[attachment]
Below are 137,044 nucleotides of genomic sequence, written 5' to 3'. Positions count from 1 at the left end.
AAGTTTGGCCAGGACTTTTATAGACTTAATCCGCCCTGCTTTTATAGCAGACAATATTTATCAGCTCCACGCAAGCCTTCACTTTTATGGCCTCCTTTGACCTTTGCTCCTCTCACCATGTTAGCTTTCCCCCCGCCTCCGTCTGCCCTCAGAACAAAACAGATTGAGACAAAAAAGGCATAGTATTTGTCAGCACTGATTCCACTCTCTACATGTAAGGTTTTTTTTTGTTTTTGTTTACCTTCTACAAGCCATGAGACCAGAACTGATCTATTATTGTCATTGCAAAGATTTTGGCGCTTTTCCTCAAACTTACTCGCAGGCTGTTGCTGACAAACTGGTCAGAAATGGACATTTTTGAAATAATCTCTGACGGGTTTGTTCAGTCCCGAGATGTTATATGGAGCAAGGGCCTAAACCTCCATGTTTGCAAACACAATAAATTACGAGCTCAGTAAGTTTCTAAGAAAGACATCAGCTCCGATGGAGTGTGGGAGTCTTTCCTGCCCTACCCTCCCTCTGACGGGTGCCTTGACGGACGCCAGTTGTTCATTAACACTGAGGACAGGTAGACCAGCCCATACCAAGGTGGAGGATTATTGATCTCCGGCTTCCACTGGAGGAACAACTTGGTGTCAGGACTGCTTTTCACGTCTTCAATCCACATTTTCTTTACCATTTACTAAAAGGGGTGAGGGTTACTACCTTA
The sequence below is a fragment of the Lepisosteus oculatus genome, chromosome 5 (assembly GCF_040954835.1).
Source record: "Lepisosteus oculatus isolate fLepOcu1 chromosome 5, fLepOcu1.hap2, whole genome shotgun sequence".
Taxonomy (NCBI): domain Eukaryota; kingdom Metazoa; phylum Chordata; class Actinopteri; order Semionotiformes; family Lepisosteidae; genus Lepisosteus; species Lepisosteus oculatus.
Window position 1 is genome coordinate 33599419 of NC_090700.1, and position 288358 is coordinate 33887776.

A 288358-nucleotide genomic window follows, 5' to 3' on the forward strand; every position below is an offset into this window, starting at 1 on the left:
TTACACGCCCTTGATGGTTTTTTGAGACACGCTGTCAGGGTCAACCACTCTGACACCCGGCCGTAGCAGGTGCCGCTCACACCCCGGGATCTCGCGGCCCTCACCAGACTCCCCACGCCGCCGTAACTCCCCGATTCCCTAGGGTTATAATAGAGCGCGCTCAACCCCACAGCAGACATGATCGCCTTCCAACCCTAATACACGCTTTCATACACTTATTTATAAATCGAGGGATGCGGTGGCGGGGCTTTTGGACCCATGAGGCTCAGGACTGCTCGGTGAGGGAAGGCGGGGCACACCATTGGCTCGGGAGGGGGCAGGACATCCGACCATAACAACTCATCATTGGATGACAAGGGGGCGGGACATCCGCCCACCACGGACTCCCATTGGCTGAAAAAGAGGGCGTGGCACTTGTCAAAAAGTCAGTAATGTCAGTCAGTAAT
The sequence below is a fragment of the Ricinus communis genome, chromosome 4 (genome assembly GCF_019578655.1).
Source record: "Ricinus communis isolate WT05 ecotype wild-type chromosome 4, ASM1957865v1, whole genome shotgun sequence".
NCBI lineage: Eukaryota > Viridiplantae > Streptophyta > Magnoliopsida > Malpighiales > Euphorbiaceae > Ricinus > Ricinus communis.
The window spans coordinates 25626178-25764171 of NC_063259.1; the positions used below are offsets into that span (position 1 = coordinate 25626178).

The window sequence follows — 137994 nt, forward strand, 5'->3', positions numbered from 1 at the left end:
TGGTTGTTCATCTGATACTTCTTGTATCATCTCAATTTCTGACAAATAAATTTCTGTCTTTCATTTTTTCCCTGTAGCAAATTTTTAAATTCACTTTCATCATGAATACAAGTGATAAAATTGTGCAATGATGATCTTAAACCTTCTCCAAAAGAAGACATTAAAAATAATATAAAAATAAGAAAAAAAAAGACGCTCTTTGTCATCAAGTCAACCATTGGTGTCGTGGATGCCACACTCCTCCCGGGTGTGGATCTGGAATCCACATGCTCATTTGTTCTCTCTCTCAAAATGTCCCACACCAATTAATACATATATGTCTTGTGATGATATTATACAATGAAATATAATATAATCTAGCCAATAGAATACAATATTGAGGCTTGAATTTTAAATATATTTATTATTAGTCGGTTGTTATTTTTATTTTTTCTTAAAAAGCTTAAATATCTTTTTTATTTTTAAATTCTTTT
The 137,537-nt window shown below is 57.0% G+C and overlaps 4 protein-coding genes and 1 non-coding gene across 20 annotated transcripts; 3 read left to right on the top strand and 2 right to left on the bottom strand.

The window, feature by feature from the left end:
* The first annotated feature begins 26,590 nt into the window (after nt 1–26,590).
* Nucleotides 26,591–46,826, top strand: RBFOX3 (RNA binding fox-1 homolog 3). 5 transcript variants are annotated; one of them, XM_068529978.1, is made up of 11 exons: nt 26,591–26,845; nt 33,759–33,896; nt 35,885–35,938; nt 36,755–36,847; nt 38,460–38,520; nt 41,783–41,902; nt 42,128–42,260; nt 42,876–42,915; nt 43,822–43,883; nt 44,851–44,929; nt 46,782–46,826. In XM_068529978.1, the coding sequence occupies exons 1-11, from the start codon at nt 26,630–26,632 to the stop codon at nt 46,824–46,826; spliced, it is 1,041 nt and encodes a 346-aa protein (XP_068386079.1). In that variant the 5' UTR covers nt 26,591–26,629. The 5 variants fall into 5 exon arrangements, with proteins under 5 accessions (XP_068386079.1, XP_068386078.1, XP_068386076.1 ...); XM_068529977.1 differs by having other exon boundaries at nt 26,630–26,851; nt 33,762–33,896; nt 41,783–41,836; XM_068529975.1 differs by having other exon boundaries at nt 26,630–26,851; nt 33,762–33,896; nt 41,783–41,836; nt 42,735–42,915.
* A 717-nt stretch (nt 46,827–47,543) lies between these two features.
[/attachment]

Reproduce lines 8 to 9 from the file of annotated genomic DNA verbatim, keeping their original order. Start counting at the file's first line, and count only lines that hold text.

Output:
TTACACGCCCTTGATGGTTTTTTGAGACACGCTGTCAGGGTCAACCACTCTGACACCCGGCCGTAGCAGGTGCCGCTCACACCCCGGGATCTCGCGGCCCTCACCAGACTCCCCACGCCGCCGTAACTCCCCGATTCCCTAGGGTTATAATAGAGCGCGCTCAACCCCACAGCAGACATGATCGCCTTCCAACCCTAATACACGCTTTCATACACTTATTTATAAATCGAGGGATGCGGTGGCGGGGCTTTTGGACCCATGAGGCTCAGGACTGCTCGGTGAGGGAAGGCGGGGCACACCATTGGCTCGGGAGGGGGCAGGACATCCGACCATAACAACTCATCATTGGATGACAAGGGGGCGGGACATCCGCCCACCACGGACTCCCATTGGCTGAAAAAGAGGGCGTGGCACTTGTCAAAAAGTCAGTAATGTCAGTCAGTAAT
The sequence below is a fragment of the Ricinus communis genome, chromosome 4 (genome assembly GCF_019578655.1).